Saudi Arabia. United Arab Emirates. Iran. Iraq. Kuwait. Nigeria. Qatar.
That may look like a list of seven random countries, but they all have something sinister in common. Namely, being generally awful places for women to live. All of them occupy a spot at the bottom of the World Economic Forum’s Global Gender Gap Report, placing them amongst the worst 30 countries in the world for women.
These are countries where domestic violence is condoned by the law. Where women aren’t able to get a passport, marry, travel, or attend school without permission from a male guardian. Where marital rape and sexual harassment are not crimes. Where women aren’t allowed to work in coffee shops, restaurants, and other public areas. Where the law mandates that women must obey their husbands. Where authorities use sexual abuse as a form of torture against women.
But the appalling mistreatment of women isn’t the only thing these countries have in common. They also make up half of the world’s top 14 oil exporters.
This isn’t a coincidence.
The vast quantities of oil these countries were lucky enough to discover within their borders grants them international support and allies they would be unlikely to acquire otherwise. This, in turn, gives them a pass on their horrific behavior toward women — and certain minorities, but that’s a discussion for another time.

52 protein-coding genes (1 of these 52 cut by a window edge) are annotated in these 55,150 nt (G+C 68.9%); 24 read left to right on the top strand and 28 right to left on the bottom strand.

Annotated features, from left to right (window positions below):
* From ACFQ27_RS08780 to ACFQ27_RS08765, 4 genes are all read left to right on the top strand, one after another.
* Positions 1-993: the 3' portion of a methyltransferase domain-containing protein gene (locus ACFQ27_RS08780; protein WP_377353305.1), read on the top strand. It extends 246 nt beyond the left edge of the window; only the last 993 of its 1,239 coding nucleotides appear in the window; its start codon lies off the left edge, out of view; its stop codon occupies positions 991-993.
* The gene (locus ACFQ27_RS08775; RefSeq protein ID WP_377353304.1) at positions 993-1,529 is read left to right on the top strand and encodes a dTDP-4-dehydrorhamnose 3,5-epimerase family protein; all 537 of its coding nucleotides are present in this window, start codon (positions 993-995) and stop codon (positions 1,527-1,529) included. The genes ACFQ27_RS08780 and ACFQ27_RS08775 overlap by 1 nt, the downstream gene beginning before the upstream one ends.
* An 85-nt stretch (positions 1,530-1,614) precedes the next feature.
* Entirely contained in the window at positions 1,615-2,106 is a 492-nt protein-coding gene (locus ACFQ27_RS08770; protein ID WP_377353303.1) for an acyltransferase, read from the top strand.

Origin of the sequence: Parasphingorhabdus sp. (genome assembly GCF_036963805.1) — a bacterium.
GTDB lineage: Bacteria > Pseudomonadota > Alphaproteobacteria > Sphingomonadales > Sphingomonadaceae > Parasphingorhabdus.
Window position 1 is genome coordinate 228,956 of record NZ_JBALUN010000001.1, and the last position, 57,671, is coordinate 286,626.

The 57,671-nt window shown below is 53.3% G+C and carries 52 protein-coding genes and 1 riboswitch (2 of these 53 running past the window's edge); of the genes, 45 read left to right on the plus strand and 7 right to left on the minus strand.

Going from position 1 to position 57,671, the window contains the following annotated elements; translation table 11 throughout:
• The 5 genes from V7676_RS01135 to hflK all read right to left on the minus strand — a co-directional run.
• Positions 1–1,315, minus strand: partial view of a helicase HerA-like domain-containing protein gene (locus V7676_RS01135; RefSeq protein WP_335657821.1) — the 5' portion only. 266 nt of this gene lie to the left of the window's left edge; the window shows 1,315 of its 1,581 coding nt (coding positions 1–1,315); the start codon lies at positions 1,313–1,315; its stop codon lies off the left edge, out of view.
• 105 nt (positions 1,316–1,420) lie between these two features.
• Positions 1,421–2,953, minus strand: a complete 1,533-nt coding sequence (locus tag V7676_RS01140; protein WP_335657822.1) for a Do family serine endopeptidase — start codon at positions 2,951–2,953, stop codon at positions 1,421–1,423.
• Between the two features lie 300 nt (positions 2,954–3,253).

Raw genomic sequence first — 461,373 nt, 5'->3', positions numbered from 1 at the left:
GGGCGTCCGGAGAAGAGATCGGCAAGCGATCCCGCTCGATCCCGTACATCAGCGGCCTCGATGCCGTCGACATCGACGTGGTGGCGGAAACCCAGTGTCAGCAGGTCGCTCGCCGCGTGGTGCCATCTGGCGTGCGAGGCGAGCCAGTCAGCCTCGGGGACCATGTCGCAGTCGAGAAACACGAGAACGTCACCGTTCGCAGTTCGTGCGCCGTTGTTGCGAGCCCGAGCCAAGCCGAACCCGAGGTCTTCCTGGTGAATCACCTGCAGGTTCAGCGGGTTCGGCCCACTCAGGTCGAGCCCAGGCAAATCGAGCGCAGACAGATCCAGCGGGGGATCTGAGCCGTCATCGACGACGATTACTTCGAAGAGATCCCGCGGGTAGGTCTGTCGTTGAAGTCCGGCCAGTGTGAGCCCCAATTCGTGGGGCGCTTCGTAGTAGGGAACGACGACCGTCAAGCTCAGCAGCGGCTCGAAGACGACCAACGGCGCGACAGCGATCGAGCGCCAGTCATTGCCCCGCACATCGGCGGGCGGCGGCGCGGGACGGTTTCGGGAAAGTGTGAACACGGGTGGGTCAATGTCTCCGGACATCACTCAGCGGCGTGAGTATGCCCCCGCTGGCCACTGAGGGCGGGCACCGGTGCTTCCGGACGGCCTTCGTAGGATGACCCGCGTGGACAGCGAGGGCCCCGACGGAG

And as long as the world remains hopelessly addicted to oil, this situation is unlikely to change. Major players on the international spectrum, such as the United States, China, Germany, and Russia, who could pressure these countries into treating half of their population with basic human decency, are unlikely to do so because their economies rely on oil to survive.
But it doesn’t have to be that way. If we replaced some of the oil we use with cheaper, cleaner, domestically produced fuels — such as ethanol, methanol, natural gas, electricity, and hydrogen — oil-producing nations would lose some of their unearned influence on the world stage. This, in turn, would embolden Western nations to criticize the blatant misogyny and human rights abuses currently taking place in these same countries. Isn’t that worth fighting for?